Gene Editing of HIV-1 Co-receptors to Prevent and/or Cure Virus Infection
Allen, A.G.; Chung, C-Han.; Atkins, A.; Dampier, W.; Khalili, K.; Nonnemacher, M.R.; Wigdahl, B.
Frontiers in Microbiology 9: 2940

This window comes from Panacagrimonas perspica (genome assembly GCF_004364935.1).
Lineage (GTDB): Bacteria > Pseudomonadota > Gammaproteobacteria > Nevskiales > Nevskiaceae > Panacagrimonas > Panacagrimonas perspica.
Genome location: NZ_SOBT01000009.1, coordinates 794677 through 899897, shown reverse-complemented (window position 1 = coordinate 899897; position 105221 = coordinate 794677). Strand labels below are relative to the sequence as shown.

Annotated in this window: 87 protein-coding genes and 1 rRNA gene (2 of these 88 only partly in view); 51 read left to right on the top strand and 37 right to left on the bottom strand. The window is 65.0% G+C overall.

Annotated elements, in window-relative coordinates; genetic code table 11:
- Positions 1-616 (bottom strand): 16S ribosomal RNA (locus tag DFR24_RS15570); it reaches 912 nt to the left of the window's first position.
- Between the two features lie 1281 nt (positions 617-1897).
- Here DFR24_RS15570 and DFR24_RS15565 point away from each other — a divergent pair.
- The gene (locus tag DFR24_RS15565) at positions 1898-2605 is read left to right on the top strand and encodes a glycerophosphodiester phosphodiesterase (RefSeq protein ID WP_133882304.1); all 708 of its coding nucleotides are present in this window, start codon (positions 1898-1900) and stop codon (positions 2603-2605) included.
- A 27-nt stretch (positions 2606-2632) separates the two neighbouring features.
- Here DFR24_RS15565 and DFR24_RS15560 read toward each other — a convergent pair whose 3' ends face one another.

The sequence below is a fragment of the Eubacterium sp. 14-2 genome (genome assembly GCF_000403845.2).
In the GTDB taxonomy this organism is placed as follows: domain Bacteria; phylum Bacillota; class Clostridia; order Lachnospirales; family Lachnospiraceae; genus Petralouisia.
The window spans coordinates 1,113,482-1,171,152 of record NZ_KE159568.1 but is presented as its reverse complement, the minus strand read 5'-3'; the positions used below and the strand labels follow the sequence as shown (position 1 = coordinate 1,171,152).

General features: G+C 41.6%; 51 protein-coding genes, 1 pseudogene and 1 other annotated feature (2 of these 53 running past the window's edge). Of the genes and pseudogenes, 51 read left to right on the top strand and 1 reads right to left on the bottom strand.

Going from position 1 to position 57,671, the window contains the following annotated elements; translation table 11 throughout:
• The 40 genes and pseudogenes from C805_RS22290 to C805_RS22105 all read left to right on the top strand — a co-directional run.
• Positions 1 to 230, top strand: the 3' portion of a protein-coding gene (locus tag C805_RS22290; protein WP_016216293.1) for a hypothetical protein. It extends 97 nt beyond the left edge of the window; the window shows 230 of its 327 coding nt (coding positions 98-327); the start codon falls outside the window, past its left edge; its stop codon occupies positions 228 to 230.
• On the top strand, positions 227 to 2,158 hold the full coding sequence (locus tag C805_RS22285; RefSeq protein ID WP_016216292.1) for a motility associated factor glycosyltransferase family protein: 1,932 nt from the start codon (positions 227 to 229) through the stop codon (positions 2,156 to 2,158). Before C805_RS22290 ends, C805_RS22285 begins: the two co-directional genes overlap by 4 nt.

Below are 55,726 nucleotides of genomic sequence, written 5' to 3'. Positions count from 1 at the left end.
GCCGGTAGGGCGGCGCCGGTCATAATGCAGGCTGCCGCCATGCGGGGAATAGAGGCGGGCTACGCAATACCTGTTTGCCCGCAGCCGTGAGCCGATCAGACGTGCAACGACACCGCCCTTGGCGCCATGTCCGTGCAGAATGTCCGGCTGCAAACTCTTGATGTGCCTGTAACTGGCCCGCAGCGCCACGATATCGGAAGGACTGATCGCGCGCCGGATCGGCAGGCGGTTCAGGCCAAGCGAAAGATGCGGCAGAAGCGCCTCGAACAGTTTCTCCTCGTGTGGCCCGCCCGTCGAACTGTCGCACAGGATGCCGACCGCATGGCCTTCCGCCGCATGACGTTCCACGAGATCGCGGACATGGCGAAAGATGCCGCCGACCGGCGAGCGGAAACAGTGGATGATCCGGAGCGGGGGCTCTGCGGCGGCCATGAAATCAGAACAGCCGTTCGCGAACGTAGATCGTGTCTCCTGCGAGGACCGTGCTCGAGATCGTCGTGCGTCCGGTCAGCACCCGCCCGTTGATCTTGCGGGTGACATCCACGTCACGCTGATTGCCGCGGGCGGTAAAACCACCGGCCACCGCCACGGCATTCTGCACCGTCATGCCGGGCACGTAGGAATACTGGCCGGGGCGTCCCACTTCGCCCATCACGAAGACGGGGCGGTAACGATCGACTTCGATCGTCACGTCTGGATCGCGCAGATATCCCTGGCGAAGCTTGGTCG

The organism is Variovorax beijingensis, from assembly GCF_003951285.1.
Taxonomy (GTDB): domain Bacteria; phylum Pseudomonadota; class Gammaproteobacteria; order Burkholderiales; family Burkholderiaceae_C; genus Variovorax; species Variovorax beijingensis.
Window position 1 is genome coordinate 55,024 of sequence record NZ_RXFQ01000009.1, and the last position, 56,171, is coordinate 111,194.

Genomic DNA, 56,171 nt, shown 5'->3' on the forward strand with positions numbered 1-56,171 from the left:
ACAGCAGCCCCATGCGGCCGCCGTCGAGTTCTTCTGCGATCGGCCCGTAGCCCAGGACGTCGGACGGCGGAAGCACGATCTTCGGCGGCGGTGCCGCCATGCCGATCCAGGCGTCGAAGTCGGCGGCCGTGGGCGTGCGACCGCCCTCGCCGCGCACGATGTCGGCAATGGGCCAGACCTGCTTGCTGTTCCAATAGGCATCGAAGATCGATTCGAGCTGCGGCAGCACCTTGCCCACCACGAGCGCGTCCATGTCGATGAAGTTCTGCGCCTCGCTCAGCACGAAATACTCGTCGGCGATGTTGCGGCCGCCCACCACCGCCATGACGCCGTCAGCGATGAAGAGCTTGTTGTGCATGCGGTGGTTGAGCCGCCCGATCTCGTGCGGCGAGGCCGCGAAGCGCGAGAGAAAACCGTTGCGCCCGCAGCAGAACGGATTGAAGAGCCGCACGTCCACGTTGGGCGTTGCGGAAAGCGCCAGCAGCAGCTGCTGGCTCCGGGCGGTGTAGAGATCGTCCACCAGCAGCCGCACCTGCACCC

Antiretroviral therapy has prolonged the lives of people living with human immunodeficiency virus type 1 (HIV-1), transforming the disease into one that can be controlled with lifelong therapy. The search for an HIV-1 vaccine has plagued researchers for more than three decades with little to no success from clinical trials. Due to these failures, scientists have turned to alternative methods to develop next generation therapeutics that could allow patients to live with HIV-1 without the need for daily medication. One method that has been proposed has involved the use of a number of powerful gene editing tools; Zinc Finger Nucleases (ZFN), Transcription Activator-like effector nucleases (TALENs), and Clustered Regularly Interspaced Short Palindromic Repeats (CRISPR)/Cas9 to edit the co-receptors (CCR5 or CXCR4) required for HIV-1 to infect susceptible target cells efficiently. Initial safety studies in patients have shown that editing the CCR5 locus is safe. More in depth in vitro studies have shown that editing the CCR5 locus was able to inhibit infection from CCR5-utilizing virus, but CXCR4-utilizing virus was still able to infect cells. Additional research efforts were then aimed at editing the CXCR4 locus, but this came with other safety concerns. However, in vitro studies have since confirmed that CXCR4 can be edited without killing cells and can confer resistance to CXCR4-utilizing HIV-1. Utilizing these powerful new gene editing technologies in concert could confer cellular resistance to HIV-1. While the CD4, CCR5, CXCR4 axis for cell-free infection has been the most studied, there are a plethora of reports suggesting that the cell-to-cell transmission of HIV-1 is significantly more efficient. These reports also indicated that while broadly neutralizing antibodies are well suited with respect to blocking cell-free infection, cell-to-cell transmission remains refractile to this approach. In addition to stopping cell-free infection, gene editing of the HIV-1 co-receptors could block cell-to-cell transmission. This review aims to summarize what has been shown with regard to editing the co-receptors needed for HIV-1 entry and how they could impact the future of HIV-1 therapeutic and prevention strategies.